Oil Crisis calls for innovation

In previous articles of this series, I suggested that high oil prices are a significant danger to electrical rate stability and we need to take energy self-sufficiency seriously. A big tilt towards high efficiency, low emission wood burning is a start. There are many other ideas, some with little or no cost that can make a big difference. You may find some items a little boring and technical so just skip over any items that don’t interest you.

2) Institute a province wide changeout of Christmas lighting to LED technology. Based on the figures in my article of January 07 entitled “The value of thinking small”, NB Power could save up to 35,000 barrel of heavy fuel oil a year ($2.8 M @ 80 / barrel). In addition greenhouse gases are reduced by 18,000 tonnes a year (worth $450,000 @ $25 / ton)

The cost of a changeout program would be about $5 million with a payback of less than two years. Saint John Energy made a start in this direction in November 2007

3) Advance legislation on light efficiency from 2011 to 2008.
Going from incandescents to higher efficiency lighting isn’t rocket science. It doesn’t cost a lot to government either. The government of Shawn Graham has indicated that it will legislate the issue in 2011. Why wait for 2011? Ireland is implementing legislation in 2009.

The value of conversion to higher efficiency lights is probably in the range of 188,000 barrels of heavy oil but could be more or less. The annual fuel savings to NB Power could be as high as $15 million. Subtract lower kWh sales of $9.3 million and you have a net benefit to NB Power of $5.7 million.

4) Introduce Electric Thermal Storage (ETS) furnaces or heaters similar to those used in Nova Scotia or Quebec. Supplying electricity poses some difficulties because the demand changes greatly over the course of 24 hours. There is very little demand at night when people are sleeping and much higher when everyone showers or is getting ready for work in the morning. Peak load timing may vary depending on the components of commercial or industrial load.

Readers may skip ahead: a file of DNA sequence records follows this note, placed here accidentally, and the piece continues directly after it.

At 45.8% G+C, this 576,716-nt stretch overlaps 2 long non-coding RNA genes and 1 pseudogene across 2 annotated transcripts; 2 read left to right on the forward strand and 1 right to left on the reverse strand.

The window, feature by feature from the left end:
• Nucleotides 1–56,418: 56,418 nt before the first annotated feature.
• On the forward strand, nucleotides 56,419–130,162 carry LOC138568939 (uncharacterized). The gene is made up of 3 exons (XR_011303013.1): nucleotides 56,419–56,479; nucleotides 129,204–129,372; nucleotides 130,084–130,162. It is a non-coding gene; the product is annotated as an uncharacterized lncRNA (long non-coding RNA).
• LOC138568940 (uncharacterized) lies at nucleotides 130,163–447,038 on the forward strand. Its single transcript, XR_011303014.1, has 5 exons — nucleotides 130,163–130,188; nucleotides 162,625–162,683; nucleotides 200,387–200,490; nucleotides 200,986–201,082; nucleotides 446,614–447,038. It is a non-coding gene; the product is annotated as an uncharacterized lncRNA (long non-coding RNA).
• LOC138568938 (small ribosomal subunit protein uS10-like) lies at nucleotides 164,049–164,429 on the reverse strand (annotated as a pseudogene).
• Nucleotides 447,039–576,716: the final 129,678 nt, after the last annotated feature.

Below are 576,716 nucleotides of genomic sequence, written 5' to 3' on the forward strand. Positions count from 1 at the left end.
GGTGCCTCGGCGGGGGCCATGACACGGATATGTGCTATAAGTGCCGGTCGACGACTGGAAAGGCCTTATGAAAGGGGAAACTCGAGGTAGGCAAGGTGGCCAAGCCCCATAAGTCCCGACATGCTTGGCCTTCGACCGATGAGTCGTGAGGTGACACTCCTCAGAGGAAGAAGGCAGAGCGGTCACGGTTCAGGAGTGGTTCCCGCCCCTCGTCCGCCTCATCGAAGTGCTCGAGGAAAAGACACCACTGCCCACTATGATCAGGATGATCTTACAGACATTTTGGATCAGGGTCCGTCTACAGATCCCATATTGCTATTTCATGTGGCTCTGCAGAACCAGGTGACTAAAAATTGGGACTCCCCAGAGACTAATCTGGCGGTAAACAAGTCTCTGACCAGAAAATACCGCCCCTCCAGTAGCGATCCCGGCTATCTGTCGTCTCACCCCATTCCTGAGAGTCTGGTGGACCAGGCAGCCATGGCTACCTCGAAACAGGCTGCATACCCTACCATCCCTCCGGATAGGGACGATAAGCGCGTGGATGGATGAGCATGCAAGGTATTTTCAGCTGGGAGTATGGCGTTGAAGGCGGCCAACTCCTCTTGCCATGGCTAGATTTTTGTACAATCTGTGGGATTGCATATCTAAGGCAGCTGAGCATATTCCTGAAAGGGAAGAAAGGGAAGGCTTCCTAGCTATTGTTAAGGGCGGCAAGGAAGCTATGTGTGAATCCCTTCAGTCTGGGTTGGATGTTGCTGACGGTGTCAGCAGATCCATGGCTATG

Utilities meet the varying load curve with the lowest cost generation first, such as nuclear or hydro, followed by coal, with natural gas, oil and diesel being the last to run. The sequence may vary somewhat depending on the cost structure of each utility. Not surprisingly, flattening the load curve can pay big dividends. The ETS device turns on and stores heat in a ceramic brick core during the night when the electrical load is low and releases heat as required during the day. Nova Scotia has implemented a time of use scheme where the power rates are much lower at night facilitating these devices.

Not every building will be converted off electric heat. This technology has a place in the mix of solutions. This EUB may wish to investigate.

5) Revisions to demand charges on commercial and industrial customers.

Utilities like NB Power introduced a demand charge to certain classes of customers to entice customer to flatten their load. In most cases the result has been less than satisfactory. The demand meter records the monthly peak and a charge per kW is added on the bill. Although the customer cannot mathematically reduce his demand below the average demand he is charged between 0 kW and the average demand.